Since March, the Zaporizhzhia nuclear power plant in southern Ukraine has been under Russian occupation. Since late July, the largest nuclear plant in Europe has been shelled repeatedly, with Kyiv and Moscow blaming each other for the attacks. This has sparked fears of a nuclear disaster. Last week, the UN Security Council held an emergency meeting on the situation without getting any closer to a solution.
It is not the first time in this war that the question of nuclear safety and security has been raised. This is not only about the potential use of nuclear weapons — Russian President Vladimir Putin has openly expressed this thought — but also about nuclear power stations being used as military targets.
Geneva Conventions regulate conduct of war
What does international law say about this? The 1949 Geneva Convention and its subsequent Additional Protocols regulate the conduct of armed conflict and seek to limit its effects. Article 56 of the Additional Protocol (1) of 1977 pertains to the "Protection of works and installations containing dangerous forces" and explicitly mentions "dams, dykes and nuclear electrical generating stations."
Since the Russian Federation and Ukraine are both parties to the agreement and have not expressed reservations about the Additional Protocol (1), the regulations apply to both states.
And they are surprisingly detailed. In principle, according to paragraph 1, nuclear power plants "shall not be made the object of attack, even when these objects are military objectives, if such attack may cause the release of dangerous forces and consequent severe losses among the civilian population." Radioactivity is certainly what is meant here.
The issue here is one of the principles of international humanitarian law as consolidated by the Geneva Conventions: The difference between military and civilian targets. These provide for the "general protection of civilian objects, restricting attacks to military objectives."
Nuclear power stations are not off-limits
But paragraph 1 of the Additional Protocol (1) does not state that nuclear power plants are always off-limits, only to the extent that an attack "may cause the release of dangerous forces from the works or installations and consequent severe losses among the civilian population." In other words, if it is not expected to cause "severe losses among the civilian population," then it might be permitted under certain circumstances.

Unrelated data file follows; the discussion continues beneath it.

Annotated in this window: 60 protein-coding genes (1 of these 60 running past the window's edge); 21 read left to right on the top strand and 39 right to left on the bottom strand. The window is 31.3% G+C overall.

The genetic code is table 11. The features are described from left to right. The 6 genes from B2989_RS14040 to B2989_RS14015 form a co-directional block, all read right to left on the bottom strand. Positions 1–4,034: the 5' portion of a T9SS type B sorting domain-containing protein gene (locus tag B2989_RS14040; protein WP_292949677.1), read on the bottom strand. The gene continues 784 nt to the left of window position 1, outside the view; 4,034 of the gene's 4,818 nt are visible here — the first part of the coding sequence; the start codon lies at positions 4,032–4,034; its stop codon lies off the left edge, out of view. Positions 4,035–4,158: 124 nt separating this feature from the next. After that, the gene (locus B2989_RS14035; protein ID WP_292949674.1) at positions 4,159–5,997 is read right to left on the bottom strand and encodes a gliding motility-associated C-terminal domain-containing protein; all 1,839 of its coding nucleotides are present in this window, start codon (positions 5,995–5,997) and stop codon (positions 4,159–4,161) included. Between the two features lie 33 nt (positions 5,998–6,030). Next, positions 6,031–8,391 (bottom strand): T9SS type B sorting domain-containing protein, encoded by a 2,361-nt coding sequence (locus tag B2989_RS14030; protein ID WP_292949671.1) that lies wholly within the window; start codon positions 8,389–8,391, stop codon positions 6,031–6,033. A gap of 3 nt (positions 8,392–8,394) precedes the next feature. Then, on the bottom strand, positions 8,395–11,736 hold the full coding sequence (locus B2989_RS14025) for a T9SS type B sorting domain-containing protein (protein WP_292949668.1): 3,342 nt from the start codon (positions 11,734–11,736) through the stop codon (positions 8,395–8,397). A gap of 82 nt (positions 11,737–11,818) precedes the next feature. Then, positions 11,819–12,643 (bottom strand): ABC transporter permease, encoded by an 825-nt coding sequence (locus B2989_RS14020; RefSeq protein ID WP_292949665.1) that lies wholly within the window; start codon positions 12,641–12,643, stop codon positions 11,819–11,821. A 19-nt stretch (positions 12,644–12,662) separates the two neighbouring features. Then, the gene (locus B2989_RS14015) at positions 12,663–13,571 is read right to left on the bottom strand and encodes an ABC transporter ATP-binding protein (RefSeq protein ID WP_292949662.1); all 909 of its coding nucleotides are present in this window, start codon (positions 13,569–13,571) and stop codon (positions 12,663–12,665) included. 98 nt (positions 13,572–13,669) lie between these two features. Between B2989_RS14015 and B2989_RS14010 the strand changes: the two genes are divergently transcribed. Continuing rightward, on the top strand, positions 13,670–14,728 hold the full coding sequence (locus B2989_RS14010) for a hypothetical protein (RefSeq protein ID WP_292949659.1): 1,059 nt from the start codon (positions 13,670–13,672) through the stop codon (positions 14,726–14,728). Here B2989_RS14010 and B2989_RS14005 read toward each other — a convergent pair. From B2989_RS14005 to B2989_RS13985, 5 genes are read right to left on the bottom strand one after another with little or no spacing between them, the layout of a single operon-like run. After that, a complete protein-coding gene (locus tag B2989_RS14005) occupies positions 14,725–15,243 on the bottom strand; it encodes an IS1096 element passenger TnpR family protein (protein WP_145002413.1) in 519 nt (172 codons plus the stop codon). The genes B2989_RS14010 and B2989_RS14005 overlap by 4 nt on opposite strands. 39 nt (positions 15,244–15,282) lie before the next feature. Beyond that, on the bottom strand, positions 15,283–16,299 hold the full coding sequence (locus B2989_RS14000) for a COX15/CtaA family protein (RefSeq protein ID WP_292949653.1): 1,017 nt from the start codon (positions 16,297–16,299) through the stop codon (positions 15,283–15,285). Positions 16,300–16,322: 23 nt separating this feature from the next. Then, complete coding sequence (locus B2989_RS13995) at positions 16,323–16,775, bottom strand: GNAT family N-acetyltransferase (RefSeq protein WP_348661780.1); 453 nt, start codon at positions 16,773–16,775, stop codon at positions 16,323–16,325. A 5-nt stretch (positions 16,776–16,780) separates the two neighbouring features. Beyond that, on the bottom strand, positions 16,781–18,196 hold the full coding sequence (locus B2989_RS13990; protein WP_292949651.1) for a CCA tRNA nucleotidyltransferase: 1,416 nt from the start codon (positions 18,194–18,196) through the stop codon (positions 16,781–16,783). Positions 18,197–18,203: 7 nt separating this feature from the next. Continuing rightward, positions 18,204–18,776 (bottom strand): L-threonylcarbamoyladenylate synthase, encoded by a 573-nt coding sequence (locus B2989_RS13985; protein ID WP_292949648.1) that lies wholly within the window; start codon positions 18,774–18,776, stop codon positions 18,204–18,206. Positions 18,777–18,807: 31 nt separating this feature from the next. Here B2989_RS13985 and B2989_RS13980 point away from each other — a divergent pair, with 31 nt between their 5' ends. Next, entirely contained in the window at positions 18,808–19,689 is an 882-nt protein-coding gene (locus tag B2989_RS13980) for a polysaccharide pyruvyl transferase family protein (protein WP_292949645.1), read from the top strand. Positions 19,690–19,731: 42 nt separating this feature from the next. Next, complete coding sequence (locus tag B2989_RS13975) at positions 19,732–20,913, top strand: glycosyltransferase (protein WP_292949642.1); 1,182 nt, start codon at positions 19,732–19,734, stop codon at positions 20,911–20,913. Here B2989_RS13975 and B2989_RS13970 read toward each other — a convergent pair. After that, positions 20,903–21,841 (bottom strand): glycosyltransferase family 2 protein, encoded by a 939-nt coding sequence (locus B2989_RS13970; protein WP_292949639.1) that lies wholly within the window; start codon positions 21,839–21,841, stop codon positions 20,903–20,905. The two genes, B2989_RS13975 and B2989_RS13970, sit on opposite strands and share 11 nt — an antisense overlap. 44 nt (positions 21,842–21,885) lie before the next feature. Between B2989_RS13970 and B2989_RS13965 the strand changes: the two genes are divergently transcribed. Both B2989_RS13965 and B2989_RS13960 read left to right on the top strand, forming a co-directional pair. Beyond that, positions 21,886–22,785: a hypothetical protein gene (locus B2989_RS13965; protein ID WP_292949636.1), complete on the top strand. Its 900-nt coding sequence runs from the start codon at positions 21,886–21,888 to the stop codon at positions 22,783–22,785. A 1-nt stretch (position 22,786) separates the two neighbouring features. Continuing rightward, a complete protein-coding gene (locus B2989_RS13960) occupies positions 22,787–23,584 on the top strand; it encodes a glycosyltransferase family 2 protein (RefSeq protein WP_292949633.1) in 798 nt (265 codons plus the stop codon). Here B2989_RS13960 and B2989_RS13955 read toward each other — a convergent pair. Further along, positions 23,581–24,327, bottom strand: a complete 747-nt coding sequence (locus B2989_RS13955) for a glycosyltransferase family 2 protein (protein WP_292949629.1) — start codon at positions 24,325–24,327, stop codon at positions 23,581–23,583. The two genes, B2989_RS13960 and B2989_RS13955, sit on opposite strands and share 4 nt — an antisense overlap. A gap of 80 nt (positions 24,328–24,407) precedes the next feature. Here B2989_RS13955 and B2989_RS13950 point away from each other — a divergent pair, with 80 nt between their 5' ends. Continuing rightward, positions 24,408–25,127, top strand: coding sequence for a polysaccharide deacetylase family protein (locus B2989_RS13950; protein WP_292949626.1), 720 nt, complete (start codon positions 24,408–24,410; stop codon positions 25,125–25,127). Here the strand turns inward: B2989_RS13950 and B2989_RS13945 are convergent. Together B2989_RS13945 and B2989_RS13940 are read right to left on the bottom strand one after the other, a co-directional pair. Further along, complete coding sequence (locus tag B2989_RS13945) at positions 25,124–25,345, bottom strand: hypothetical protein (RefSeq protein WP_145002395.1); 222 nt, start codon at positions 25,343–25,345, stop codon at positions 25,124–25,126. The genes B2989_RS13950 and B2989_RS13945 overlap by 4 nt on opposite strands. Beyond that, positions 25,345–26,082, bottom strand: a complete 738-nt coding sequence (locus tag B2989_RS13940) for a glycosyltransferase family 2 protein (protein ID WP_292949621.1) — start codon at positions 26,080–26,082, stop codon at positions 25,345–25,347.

Paragraph 2 suggests that a nuclear power plant could become an objective "if it provides electric power in regular, significant and direct support of military operations and if such attack is the only feasible way to terminate such support […]"
However, this is of course a matter of interpretation. In times of war, almost all nuclear power plants will provide electricity to civilians as well as to the military. It is hard to separate the two. But does this entail a "significant and direct support of military operations?" Thus, it is up to the discretion of the observer to evaluate whether a nuclear power plant is a legitimate military target or not.
It is also difficult to prove that an attack is "the only feasible way to terminate" support for acts of war. A potential aggressor has to deliberate and observe the principle of proportionality: Does the military value clearly prevail? What impact would my actions have on the civilian population? And would there not be a less grave means of rendering a nuclear power plant inoperable? Such as destroying power lines so that electricity can no longer be supplied — without entailing the risk of causing radiation? That said, for a population in winter, a power supply disruption can also be grave.
Civilian population must be protected
But even if circumstances do justify an attack, the Additional Protocol states in paragraph 3 that in all cases "the civilian population […] shall remain entitled to all the protection accorded them by international law." A warring party would have to do everything possible to protect civilians from radiation, for example, by evacuating the surrounding areas before launching an attack on a plant.
Paragraph 5 is also relevant to Zaporizhzhya: "The Parties to the conflict shall endeavor to avoid locating any military objectives in the vicinity of the works or installations mentioned in paragraph 1." Ukraine accuses Russia of hunkering down at the power plant, effectively using it as a shield to avoid Ukrainian shelling. While Vladimir Rogov, a Russian-backed local official, claimed that Ukraine had launched artillery strikes using US-made howitzers near the power plant and in residential areas.
Qualifying the restrictions, however, the Additional Protocol also states: "Nevertheless, installations erected for the sole purpose of defending the protected works or installations from attack are permissible and shall not themselves be made the object of attack." Russia will surely depict its military as only acting defensively.
In conclusion: The states that have signed the Geneva Conventions and its Additional Protocols — and that includes Russia and Ukraine — have set a high bar for attacks on nuclear power plants. But they are not ruled out entirely, even if the circumstances, in which they are permitted, are very narrowly defined.
But in practice Article 56 of the Additional Protocol (1) is limited. It remains a matter of interpretation as to whether circumstances allow for a concrete case. Moreover, as a permanent member of the United Nations Security Council, Russia has a veto and can prevent any attempts by the body to sanction it for violating international law.
This article was originally written in German.